Natasha Barnes, a Mission Cliffs climber, and bona fide rock crusher has been climbing for the past 11 years. In between sending 5.13d sport routes, bouldering problems like Thriller and Midnight Lightning in Yosemite,and going full tilt on the Yosemite offwidth circuit, Natasha attends Palmer West Chiropractic, where she is obtaining a doctorate in Chiropractics and Physiotherapy.
For the past five years, Natasha has followed a strict vegan diet. "I only eat Vegans," she jokes. Natasha abstains from animal products, processed food, and operates her body on nutrient dense food. She took a moment to talk about her diet as an athlete and how being vegan helps her send.
what are the advantages of being an athlete on a vegan diet?
Being healthy, feeling healthy and recovering faster. Nutritional stress (stress to the body created by food that has unhealthy properties) is a major source of stress on our bodies as climbers. We put our bodies through the ringer all the time and if we are not eating the right foods (unprocessed foods rich in vitamins, minerals, enzymes, high-quality protein, fiber, essential fatty acids, antioxidants, and good bacteria aka probiotics) than our bodies lack the components they need to to regenerate completely and effectively. Regular consumption of nutrient dense whole foods supports cellular regeneration which rebuilds muscle and other body tissue and is essential for recovery. Faster recovery = climb/train more often and harder = climb better.
VEGAN PIZZA. Spelt crust, ricotta, Sundried tomato pesto, basil, spinach, mushrooms, artichoke hearts and sundried tomato topping with a Malbec.
What do you eat to perform your best?
My best performance foods are whole veggies and fruits. The most nutrient dense and hydrating food. Bananas, oranges, apples, bell peppers, dates, grapes, leafy greens, nuts and seeds etc. I like to eat a big salad with lots of different veggies incorporated if I can. My favorite is one I call Guacamole salad. Mixed greens, cilantro (lots of it), garlic, tomato, avocado (2-3), agave nectar and salt and pepper to taste. It's only a few ingredients but its a winner.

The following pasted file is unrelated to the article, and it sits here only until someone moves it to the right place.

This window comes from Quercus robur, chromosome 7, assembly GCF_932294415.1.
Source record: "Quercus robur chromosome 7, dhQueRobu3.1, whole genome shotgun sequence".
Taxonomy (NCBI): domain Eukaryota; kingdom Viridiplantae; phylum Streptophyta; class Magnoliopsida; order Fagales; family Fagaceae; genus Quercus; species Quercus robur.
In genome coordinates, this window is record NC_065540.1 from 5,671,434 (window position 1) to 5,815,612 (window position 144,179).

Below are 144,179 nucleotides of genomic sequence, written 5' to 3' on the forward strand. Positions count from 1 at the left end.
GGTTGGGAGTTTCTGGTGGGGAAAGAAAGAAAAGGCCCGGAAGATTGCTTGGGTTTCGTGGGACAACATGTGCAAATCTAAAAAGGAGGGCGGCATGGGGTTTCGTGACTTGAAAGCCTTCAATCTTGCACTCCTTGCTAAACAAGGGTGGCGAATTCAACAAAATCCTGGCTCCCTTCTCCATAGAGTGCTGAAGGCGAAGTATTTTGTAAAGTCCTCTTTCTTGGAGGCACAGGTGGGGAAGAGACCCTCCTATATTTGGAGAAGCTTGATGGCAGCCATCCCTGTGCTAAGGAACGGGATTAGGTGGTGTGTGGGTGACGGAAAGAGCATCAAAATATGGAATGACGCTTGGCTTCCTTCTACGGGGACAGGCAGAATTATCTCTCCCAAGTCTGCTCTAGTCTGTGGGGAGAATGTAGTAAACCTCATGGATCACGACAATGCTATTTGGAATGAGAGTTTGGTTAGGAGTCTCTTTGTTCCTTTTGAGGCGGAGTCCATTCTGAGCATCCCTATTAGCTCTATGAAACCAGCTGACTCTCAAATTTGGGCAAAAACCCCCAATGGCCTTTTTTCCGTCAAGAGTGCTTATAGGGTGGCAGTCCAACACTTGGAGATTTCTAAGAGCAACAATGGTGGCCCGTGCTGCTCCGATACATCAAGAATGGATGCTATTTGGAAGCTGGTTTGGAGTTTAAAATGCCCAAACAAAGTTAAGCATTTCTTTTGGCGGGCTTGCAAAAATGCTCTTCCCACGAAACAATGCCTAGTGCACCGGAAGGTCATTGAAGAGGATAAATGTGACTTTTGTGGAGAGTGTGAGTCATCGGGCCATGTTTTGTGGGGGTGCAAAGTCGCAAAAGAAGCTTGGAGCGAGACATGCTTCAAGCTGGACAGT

Do you have any difficulties cooking on climbing trips?
No. I usually do burritos or veggie stir-fry because its pretty easy to put together no matter where you are. Plus I love black beans, avocado, tomato and cilantro...AND hot sauce!!
Sprouted corn tortilla, lime crema, shredded cabbage and carrot slaw, chile-beer marinated tempeh, cilatro, tomato, avocado.
How do you eat when you are bouldering? How about when you're sport climbing?
I try to eat pretty light while sport climbing. Bananas and other fruits for quick energy or hummus and veggies for lunch, sometimes I'll just snack on whole grain chips and salsa. I've been trying to remember to drink more water lately. While bouldering all bets are off and its cookies down the hatch. For some reason when I am bouldering I want to snack all day.
How do you add variety to your diet?
I try to experiment a lot and try different foods that I see or read about that I haven't tried before or try different recipes. A lot of the time I end up finding a new food that I totally love and I try and make it more. Its a also good way to make sure I am getting a good rotating variety of vitamins and minerals in my diet.
Will bacon ever grow on trees? How can someone switch their diet?
Haha!! Maybe they can genetically modify some plant to do that but that would be weird. It's easy to switch to a healthier diet. It doesn't have to be a vegan diet. Most of us could benefit even from a small change in diet. It's all about experimenting with new foods and finding what you like. Try to incorporate new veggies and fruits into your diet. You might be surprised. There are a plethora of web resources to help you with the transition to healthier living and recipes for vegetarian food.
These are some.
I also HIGHLY recommend this book by Brendan Brazier Canada's best (vegan) triathlete for athletes more serious about healthy living and eating.